Tag Archives: a good day pipe hunting

A long awaited pipe hunt in Salt Lake City & Surrounding Communities


Blog by Steve Laug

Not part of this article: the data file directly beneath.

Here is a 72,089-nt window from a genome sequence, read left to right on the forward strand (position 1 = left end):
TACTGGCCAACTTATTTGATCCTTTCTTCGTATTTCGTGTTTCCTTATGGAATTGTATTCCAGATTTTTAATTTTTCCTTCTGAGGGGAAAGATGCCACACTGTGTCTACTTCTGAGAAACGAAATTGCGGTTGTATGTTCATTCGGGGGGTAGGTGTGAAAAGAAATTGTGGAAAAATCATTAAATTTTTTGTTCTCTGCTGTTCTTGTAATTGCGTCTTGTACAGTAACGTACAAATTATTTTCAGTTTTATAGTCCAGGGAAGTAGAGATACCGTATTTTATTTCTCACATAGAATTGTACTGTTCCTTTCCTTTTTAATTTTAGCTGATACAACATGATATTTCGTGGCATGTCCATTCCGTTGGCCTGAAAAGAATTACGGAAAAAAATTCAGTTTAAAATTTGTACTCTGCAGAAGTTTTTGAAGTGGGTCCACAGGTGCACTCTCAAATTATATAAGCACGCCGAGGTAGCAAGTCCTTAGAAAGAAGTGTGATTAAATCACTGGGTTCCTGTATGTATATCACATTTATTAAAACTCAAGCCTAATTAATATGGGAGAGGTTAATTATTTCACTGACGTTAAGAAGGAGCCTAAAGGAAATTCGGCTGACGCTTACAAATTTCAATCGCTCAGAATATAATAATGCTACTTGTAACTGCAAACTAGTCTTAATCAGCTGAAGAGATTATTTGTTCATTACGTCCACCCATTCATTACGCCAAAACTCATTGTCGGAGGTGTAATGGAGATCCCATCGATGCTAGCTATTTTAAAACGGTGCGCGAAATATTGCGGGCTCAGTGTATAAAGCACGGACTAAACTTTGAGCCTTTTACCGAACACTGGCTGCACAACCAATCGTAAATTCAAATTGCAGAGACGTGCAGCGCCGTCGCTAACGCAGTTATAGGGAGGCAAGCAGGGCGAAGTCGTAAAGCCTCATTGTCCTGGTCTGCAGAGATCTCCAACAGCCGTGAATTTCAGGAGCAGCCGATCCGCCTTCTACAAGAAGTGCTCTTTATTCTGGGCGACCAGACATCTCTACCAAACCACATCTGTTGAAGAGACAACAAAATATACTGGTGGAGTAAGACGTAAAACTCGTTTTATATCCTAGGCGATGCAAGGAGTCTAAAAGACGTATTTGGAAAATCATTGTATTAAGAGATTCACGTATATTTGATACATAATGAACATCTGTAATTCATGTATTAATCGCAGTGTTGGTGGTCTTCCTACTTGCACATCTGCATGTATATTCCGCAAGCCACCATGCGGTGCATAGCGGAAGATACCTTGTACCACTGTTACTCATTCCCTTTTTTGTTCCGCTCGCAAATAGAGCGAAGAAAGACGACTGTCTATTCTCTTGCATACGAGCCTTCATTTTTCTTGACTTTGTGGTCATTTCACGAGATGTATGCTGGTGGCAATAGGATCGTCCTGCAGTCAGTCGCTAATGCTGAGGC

In May, in talking with my wife, Irene it was decided that I would travel to Idaho Falls from Vancouver Canada for my Father’s 91st Birthday at the end of June. I began to search for flights that were both affordable and would not require a lot of transfers to other airports and planes to get to Idaho. The prices were crazy and all included significant layovers on the way there and back. I talked with Irene and pretty much decided this trip was not going to happen this year. I was a bit sad as every visit could well be the last one with age and distance. I went to bed and woke up with a plan. I decided to check on the cost of a flight to Salt Lake City, Utah (about a 3 hour drive from Idaho Falls). The price was literally a third of the cost of everything else I had checked. I called my brother Jeff to see if he would be willing to drive there and pick me up. As we talked we decided to take some time include a pipe hunt! I booked the earliest flight I could which gave me a whole day in Salt Lake and another day to drive through the neighbouring communities back to Idaho Falls – all the while stopping by antique shops and malls scavenging for pipes. We hung up and I booked the ticket. It was set for June 28th which was perfect all the way around. The wait for the date to arrive seemed to take forever.